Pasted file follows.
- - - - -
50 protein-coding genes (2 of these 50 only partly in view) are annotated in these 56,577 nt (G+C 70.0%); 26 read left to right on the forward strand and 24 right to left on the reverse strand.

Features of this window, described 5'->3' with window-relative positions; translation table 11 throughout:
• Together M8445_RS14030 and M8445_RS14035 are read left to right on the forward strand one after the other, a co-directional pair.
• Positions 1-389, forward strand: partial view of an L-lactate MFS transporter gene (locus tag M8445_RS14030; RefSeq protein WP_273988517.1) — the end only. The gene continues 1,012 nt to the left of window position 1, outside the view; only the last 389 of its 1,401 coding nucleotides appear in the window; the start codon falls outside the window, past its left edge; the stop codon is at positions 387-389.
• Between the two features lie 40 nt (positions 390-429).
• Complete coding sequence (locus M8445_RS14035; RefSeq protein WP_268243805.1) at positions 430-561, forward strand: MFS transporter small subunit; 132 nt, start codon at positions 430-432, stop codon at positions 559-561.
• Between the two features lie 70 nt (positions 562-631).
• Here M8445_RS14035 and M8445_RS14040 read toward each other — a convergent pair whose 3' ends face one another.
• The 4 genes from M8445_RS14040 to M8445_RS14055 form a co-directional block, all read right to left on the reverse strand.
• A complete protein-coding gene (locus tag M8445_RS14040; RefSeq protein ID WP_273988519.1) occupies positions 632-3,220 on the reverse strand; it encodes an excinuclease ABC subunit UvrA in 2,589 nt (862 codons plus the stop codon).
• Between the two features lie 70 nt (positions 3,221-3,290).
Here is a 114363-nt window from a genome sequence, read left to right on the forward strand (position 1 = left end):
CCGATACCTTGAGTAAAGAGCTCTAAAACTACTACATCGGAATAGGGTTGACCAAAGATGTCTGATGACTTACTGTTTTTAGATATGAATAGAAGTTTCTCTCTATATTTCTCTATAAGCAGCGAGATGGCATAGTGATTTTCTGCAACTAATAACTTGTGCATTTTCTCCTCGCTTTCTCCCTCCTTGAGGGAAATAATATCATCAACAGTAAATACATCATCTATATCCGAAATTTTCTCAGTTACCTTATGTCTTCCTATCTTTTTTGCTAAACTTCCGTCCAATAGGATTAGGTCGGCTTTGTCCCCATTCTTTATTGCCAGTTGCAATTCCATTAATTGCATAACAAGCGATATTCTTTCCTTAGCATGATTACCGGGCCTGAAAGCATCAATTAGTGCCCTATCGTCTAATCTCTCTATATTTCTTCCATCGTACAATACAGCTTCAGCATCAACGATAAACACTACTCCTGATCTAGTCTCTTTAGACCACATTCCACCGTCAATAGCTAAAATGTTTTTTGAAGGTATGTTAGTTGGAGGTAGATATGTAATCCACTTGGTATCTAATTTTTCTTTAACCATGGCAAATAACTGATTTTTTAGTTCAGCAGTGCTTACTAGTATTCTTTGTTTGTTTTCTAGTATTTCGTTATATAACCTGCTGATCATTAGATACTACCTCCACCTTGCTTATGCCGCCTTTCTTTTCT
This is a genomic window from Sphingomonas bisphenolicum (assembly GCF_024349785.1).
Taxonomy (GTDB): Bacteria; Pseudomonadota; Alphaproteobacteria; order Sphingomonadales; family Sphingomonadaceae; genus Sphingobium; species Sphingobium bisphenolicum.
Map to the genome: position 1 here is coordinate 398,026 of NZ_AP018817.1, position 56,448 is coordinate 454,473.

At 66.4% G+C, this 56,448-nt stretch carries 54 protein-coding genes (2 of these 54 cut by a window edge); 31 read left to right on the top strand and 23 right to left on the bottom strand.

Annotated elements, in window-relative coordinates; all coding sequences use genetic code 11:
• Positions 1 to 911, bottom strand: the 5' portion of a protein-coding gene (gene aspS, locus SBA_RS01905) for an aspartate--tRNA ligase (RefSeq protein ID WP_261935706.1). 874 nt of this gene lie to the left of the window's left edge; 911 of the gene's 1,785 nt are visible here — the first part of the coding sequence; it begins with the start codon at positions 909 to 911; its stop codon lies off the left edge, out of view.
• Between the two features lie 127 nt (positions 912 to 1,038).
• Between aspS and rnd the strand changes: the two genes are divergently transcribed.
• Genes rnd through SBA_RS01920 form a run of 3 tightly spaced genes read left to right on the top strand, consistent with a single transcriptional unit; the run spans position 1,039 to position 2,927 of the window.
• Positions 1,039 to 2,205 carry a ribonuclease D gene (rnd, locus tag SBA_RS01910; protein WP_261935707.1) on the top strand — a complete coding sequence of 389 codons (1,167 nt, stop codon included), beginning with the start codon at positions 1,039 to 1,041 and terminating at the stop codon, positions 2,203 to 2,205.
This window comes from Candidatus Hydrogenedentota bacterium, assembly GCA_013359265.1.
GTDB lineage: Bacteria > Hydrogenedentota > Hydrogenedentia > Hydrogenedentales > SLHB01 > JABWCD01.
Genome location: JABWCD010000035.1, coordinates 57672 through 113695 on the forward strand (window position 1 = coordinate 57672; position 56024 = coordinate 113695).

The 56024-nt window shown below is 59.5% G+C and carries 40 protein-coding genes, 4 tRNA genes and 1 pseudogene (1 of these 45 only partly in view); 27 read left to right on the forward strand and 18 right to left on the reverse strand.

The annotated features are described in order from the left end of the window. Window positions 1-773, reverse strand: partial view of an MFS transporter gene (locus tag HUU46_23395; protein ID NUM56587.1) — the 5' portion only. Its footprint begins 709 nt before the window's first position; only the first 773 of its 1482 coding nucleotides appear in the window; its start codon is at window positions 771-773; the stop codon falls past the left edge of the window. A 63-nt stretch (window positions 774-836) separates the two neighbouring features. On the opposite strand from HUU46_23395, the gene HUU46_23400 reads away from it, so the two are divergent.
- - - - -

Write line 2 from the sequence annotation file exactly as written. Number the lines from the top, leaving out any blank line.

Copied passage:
Features of this window, described 5'->3' with window-relative positions; translation table 11 throughout: